On Android, the Perspective tool brings back the old horizontal and vertical adjustment modes that many users asked for. With this addition, Perspective lets you apply any kind of transformation and perspective adjustment you can think of.

Also on Android, you can now choose the target folder for exporting a photo, allowing you to store it on an SD card or elsewhere. To enable it, just go to the settings menu for exports.



Fascinating: How undersea Internet cables are built & laid

“Envision a blimp flying over the country, and then we’re laying the cable from the blimp.”

I really enjoyed the latest piece from Google’s Nat & Lo, showing how networks are physically connected (interactive map) among continents.

The internet allows us to see videos, photos, and news from anywhere in the world almost instantaneously. But how?! In this video we learn about the hundreds of underwater fiber optic cables that connect continents, cities, and data centers all over the world –– and investigate how these cables are made, how they’re installed, and more.



Come work with my friends at Google & Adobe

Maybe this seems like a long shot, but the amazing Eric Chan (who’s now been a key part of Camera Raw for the better part of a decade) once saw a listing on my blog, so who knows? Good luck!

[Via David Lieb & Jeff Tranberry]


Film: 808s, not heartbreaks

This documentary looks super fun and interesting—and not just for Afrika Bambaataa’s tremendous eye furniture.

808, the heart of the beat that changed music. The acclaimed documentary that chronicles the incredible legacy of the TR808 drum machine will be exclusively available on Apple Music December 9th 2016. Discover the iconic records, artists and producers influenced by the 808’s unique beats and find out the secret behind its sudden discontinuation.



A beautiful 3D visualization of NYC taxi traffic

Check out the latest from all-time great Robert Hodgin (anybody here old enough to remember Flight 404?):

Taxi, Taxi! is 1 of 4 different pieces we created exclusively for the towering video wall. It uses NYC Open Data taxi data plotted against routes created with Open Street Map which is displayed within a 3D model of New York City. It is designed to run in realtime and was created with the Cinder C++ coding framework.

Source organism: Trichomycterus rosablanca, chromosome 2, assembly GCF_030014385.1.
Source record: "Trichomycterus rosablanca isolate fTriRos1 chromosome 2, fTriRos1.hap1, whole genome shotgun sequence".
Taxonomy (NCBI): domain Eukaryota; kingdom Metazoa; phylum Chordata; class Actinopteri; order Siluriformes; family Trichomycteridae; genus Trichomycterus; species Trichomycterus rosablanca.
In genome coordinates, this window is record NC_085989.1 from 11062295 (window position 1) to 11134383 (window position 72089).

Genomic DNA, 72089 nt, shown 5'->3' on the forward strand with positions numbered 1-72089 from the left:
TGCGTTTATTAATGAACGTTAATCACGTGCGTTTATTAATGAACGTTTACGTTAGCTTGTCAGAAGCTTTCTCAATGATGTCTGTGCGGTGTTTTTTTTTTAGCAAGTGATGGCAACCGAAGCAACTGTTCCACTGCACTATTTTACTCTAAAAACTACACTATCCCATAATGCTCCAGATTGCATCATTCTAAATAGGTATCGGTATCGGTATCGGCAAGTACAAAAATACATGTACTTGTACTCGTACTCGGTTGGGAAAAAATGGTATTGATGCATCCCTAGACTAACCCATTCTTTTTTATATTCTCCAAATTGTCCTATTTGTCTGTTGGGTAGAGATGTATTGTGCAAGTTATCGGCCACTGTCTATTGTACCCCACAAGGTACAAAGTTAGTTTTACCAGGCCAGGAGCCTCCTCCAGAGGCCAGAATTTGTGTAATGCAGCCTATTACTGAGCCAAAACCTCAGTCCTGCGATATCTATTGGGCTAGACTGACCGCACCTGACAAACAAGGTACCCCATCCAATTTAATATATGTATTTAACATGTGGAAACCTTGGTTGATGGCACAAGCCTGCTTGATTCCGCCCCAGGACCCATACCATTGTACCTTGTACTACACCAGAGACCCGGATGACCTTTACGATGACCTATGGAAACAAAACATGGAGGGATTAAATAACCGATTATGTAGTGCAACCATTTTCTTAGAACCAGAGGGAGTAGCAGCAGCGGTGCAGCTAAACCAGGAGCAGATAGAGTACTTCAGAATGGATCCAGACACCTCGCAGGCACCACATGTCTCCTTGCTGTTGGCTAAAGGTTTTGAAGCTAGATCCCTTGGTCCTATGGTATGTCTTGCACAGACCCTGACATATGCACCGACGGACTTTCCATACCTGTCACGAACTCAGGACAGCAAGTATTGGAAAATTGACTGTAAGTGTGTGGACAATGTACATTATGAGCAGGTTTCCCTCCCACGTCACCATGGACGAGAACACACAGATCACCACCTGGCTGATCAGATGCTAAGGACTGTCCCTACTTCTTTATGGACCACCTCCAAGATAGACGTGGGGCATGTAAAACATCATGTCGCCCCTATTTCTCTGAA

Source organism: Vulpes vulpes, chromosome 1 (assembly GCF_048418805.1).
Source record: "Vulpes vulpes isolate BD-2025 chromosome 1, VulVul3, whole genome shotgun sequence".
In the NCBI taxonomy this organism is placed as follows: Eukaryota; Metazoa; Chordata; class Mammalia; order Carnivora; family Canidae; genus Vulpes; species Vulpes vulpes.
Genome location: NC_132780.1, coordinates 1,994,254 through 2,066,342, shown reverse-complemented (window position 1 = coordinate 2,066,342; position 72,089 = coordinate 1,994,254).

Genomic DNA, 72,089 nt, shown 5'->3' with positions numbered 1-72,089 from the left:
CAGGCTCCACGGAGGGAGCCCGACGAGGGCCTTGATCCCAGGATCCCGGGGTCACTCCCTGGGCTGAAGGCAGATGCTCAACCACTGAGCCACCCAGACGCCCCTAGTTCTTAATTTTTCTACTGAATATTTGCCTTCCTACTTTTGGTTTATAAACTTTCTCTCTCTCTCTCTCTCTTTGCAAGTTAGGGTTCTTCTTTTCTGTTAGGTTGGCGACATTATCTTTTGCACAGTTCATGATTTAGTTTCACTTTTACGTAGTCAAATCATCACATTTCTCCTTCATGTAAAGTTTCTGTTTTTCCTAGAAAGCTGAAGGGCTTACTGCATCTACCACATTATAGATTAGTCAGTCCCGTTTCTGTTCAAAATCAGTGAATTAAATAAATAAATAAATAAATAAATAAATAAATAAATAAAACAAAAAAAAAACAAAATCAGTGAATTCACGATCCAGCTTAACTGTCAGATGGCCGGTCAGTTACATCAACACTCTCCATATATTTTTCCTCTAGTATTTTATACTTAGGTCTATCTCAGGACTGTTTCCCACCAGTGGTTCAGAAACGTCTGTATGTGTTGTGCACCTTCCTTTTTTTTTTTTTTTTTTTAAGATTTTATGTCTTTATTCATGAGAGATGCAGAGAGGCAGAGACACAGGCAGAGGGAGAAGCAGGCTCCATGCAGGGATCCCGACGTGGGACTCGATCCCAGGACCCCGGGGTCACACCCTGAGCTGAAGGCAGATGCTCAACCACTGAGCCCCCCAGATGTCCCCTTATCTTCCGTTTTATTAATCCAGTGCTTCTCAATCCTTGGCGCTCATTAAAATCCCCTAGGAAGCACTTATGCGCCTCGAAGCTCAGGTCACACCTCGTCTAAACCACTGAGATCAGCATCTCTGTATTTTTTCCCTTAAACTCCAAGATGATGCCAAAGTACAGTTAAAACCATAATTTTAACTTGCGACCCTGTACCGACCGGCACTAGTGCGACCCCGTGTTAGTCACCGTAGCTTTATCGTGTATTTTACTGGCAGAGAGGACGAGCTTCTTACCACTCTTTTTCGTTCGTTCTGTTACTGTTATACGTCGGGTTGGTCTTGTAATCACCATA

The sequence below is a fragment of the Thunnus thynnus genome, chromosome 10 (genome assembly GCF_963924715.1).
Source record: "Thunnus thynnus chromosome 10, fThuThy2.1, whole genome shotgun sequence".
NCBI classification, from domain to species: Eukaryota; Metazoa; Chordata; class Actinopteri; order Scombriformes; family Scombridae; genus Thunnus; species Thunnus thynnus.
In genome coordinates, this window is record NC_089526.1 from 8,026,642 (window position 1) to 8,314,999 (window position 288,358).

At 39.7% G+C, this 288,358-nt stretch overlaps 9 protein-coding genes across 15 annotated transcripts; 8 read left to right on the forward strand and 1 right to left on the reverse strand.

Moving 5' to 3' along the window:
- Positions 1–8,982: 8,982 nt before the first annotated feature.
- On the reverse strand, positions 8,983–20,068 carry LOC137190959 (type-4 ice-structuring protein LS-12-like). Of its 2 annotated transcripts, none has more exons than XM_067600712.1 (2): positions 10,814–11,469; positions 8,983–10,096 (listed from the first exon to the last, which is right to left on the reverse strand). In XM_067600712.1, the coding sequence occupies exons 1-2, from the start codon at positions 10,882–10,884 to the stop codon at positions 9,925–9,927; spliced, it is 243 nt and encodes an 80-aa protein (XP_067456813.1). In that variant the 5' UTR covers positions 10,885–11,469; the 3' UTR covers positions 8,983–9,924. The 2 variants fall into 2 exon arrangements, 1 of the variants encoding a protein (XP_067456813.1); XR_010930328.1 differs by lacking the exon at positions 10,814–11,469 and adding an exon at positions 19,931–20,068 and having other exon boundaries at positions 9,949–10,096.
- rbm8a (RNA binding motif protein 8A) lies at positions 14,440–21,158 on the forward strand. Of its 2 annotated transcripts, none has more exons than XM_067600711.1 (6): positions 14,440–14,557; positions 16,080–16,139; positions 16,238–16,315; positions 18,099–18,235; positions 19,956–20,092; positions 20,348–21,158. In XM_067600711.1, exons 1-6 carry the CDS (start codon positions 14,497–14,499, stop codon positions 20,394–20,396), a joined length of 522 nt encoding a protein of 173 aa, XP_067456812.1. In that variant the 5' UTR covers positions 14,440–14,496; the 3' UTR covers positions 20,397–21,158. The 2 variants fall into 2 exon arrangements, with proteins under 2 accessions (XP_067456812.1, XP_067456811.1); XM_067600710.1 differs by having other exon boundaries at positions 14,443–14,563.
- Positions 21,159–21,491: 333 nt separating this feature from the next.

Demo: How computers are learning to be creative

What’s the relationship between perception & creativity?

In this fascinating TED talk, Google’s Blaise Agüera y Arcas talks about everything from the structure of the brain to how the inflow of data can be reversed to synthesize really trippy imagery. Maybe if I watch it a dozen more times I’ll start to grok what’s happening here—but in the meantime, trust me, it’s well worth watching at least once:

We’re on the edge of a new frontier in art and creativity — and it’s not human. Blaise Agüera y Arcas, principal scientist at Google, works with deep neural networks for machine perception and distributed learning. In this captivating demo, he shows how neural nets trained to recognize images can be run in reverse, to generate them. The results: spectacular, hallucinatory collages (and poems!) that defy categorization. “Perception and creativity are very intimately connected,” Agüera y Arcas says. “Any creature, any being that is able to do perceptual acts is also able to create.”



Photography: Once Upon a Time in Cappadocia

Rob Whitworth has returned with another eye-popping hyperlapse of Turkey:

Experience the towering fairy chimney formations, immense subterranean cities, stone-carved mansions, and inimitable cultural energy that make Cappadocia one of the world’s most unforgettable travel destinations.

Shot in the filmmaker’s signature flow motion style, the video takes viewers on a time-distorting, gravity-defying tour of Cappadocia’s unique natural and manmade attractions, while immersed in a lyrical narrative of the region’s cultural and historical pedigree. Filmed in brilliant 4K resolution using cutting-edge hyperlapse techniques, the video presents one of Turkish Airline’s most amazing destinations as it has never been seen before.



New Google apps put beautiful photos on your Mac, Android device

On Mac:

The desktop app works only as a screen saver and features native Mac integration. Once installed, ‘Google Featured’ will appear as an option in the Desktop & Screen Saver preferences window… The 7.8 MB app is free and works with macOS 10.9 Mavericks and above.

And on Android:

Featured Photos can be accessed through the Google Wallpapers app launched with the Pixel. Available for all devices, an update rolling out today will add Google+ as a new source to select for your home or lock screen image. The Wallpapers picker will include attributions to allow for easy following in Google+ and allows for auto updating once a day.